Differential role of multiple brainstem centers
In their recent studies, Caggiano et al. (2018) and Josset et al. (2018) have explored the anatomical and molecular heterogeneity of the MLR, highlighting the differential role of glutamatergic neurons within the CnF and PPN. Our model was implemented and adjusted to reproduce their main results:
Unilateral selective activation of glutamatergic CnF neurons in the mouse can drive the full range of locomotor speeds with speed-dependent gait expression, including walk, trot, gallop and bound (Caggiano et al., 2018; Josset et al., 2018). In our model, progressively increasing the excitatory tonic drive (α, see Materials and methods) to the glutamatergic population of the left CnF resulted in an increase in locomotor frequency (upper panel in Figure 3A) up to 10–11 Hz. This increase of frequency occurred because the applied stimulation produced a progressive activation of the glutamatergic population in the contralateral CnF and in both PPNs, and finally a progressive activation of both LPGi-Glu-1 populations. The LPGi-Glu-1 populations, via the intermediate left and right Ine and CINe populations, progressively activated the flexor centers (F) of all four RGs (Figure 2) causing the observed monotonic increase of locomotor frequency. Simultaneously, stimulation of the glutamatergic population of the left CnF resulted in a progressive activation of both LPGi-Glu-2 populations, which, via both descending inhibitory dIni, progressively inhibited cervical and lumbar V0V and V0D CINs and descending V0D LPNs, leading to a stimulation-dependent sequential gait transition from walk to trot and then to gallop and bound. This is illustrated in Figure 3A where left-right, homolateral and diagonal phase differences between the four RGs characterize the different gaits. Figure 3—figure supplement 1 shows examples of extensor activity and polar diagrams for each gait. For definitions and a detailed explanation of gait characteristics see Danner et al. (2016) and Danner et al. (2017). Since the structure of connections within the cord remained identical to our previous study (Danner et al., 2017), both the sequence of the expressed gaits and the intermediate regimes of bistability in Figure 3A reproduce our previous results.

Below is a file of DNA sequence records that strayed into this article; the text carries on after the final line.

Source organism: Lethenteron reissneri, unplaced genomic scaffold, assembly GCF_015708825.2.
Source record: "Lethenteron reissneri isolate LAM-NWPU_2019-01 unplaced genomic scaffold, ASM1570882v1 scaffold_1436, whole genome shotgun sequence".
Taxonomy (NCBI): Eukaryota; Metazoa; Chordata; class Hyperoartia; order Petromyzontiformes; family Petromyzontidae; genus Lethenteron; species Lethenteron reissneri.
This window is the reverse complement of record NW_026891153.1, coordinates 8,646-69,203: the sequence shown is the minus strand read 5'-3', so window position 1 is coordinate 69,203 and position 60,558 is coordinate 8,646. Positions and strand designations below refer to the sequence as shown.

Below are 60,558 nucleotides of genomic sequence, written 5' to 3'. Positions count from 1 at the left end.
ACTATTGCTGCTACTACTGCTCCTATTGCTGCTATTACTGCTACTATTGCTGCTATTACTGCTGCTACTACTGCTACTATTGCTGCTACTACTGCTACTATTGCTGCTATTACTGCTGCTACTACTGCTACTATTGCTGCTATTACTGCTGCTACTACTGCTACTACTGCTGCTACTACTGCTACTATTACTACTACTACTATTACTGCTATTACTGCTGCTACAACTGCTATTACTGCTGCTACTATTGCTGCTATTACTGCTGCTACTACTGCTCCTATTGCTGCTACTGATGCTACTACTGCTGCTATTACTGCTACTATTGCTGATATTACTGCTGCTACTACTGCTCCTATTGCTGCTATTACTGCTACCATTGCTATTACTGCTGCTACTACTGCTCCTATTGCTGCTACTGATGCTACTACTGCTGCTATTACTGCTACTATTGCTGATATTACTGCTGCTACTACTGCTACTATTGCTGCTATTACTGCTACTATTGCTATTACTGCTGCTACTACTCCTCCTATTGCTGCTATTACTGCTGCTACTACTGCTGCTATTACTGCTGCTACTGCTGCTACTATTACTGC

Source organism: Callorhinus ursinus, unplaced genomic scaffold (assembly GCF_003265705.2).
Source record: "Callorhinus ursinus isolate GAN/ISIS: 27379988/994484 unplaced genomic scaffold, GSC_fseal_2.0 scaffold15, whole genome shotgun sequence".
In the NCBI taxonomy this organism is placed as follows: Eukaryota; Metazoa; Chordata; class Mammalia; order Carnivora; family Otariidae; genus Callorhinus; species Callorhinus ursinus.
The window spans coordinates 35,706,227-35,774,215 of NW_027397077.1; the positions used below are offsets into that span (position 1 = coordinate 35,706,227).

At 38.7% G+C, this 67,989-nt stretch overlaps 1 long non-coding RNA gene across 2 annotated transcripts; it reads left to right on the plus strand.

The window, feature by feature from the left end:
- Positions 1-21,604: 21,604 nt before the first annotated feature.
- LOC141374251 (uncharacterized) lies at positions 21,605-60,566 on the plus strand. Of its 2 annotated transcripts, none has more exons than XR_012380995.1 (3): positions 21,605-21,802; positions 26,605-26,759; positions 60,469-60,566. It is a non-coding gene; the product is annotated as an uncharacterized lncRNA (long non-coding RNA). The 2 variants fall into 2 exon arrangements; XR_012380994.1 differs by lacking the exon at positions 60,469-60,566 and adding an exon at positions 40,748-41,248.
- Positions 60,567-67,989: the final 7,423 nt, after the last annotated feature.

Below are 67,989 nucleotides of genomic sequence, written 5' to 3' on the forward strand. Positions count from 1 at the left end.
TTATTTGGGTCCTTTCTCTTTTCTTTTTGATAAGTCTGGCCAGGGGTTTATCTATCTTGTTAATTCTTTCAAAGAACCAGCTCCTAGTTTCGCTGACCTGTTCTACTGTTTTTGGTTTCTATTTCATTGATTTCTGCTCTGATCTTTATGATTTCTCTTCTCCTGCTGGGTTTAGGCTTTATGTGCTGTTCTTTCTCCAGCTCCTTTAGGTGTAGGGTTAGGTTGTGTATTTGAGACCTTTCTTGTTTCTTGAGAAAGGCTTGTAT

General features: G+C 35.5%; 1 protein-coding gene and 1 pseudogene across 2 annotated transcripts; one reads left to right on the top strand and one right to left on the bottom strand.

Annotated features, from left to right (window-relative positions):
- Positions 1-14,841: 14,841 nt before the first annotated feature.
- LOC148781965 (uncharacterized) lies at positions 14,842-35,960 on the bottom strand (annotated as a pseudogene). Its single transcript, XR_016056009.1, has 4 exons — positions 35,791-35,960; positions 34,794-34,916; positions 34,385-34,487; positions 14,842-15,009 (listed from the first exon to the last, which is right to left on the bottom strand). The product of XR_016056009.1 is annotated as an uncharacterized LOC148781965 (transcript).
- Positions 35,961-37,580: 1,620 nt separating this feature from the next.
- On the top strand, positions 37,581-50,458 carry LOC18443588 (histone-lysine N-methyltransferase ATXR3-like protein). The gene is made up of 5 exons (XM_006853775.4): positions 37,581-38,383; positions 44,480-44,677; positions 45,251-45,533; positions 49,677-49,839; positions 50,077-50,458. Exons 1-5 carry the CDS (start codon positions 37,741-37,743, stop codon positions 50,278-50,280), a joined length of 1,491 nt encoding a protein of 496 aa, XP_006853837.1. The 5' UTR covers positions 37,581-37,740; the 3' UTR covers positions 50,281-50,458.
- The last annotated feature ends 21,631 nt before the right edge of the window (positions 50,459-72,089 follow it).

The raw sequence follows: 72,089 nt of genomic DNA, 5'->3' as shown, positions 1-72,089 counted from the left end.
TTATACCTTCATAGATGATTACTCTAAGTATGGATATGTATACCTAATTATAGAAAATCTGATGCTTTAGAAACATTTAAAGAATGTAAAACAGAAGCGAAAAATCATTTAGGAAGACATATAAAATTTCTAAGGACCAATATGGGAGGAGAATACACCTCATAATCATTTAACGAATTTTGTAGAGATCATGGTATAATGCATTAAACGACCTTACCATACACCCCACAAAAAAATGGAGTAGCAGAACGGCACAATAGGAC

Unilateral selective activation of glutamatergic neurons in the dorsal PPN in the mouse can only trigger low speed locomotion and generate alternating gaits (walk and trot), even if stimulated at high intensities (Caggiano et al., 2018). Our model reproduced this experimental observation since glutamatergic PPN neurons, exciting only the LPGi-Glu-1 populations, had relatively weak synaptic influence on these populations not allowing the generation of high locomotor frequencies (see Figure 3B, top diagram). Moreover, the system could not switch from alternating (walk and trot) to synchronous (gallop and bound) gaits, since PPN neurons did not excite the LPGi-Glu-2 populations and, correspondingly, did not activate the transitions to synchronous gaits via the LPGi-Glu-2-spinal cord pathways projecting to spinal CINs and LPNs (see Figure 3B).
Unilateral selective activation of glutamatergic CnF neurons while PPN activity is suppressed bilaterally in the mouse leads to a decrease in maximum locomotor frequency with all gaits present (Caggiano et al., 2018). Corresponding to these experimental results, in our model, unilateral activation of CnF glutamatergic neurons generated locomotor oscillations with all gaits expressed when PPN neurons were inactivated bilaterally but with slightly reduced maximum frequencies (Figure 3C). Thus, both CnF and PPN controlled low-frequency alternating-gait locomotion in the model, but only activation of the CnF (with or without the PPN) produced high frequency and left-right synchronous gaits like gallop and bound.
While stimulation of the MLR can initiate and support locomotion of different frequencies and gaits, it does so - in the biological system (Capelli et al., 2017) as well as in our model - through activation of glutamatergic neurons in the RF, whose axons descend bilaterally to spinal circuits and presumably activate spinal RGs. Specifically, Capelli et al. (2017) have recently shown that unilateral selective stimulation of glutamatergic neurons of the LPGi, a structure within the medullary RF, can initiate locomotion and elicit locomotor oscillations and gaits in a range corresponding to that of selective CnF stimulation. Our model was able to reproduce these findings as well. Unilateral stimulation of glutamatergic LPGi populations in the model produced a similarly wide range of locomotor frequencies and corresponding gaits as was the case for unilateral stimulation of glutamatergic neurons in the CnF (Figure 3D). This suggests that the RF, and particularly the LPGi, is involved in mediating MLR control of locomotion.
Together, the above simulations have demonstrated that the proposed brainstem-spinal cord connectome allowed our model to reproduce the experimentally observed effects of stimulation of glutamatergic populations within the CnF, PPN, and LPGi.
Frequency-dependent gait expression and the effects of PPN inactivation
To explicitly examine the dependence of distinct locomotor gaits on locomotor frequency, the bifurcation diagrams of Figure 3A and C were rebuilt to plot changes in phase difference against locomotor frequency (Figure 4A). We then compared locomotor gaits when glutamatergic neurons of the left CnF where stimulated (Figure 4A top diagram, same simulation as in Figure 3A) with the same stimulation while the PPN was bilaterally inactivated (Figure 4A, bottom diagram, same simulation as Figure 3C). The inactivation of the PPN shifted the transition from alternating gaits (walk and trot) to synchronized gaits (gallop and bound) to lower locomotor frequencies.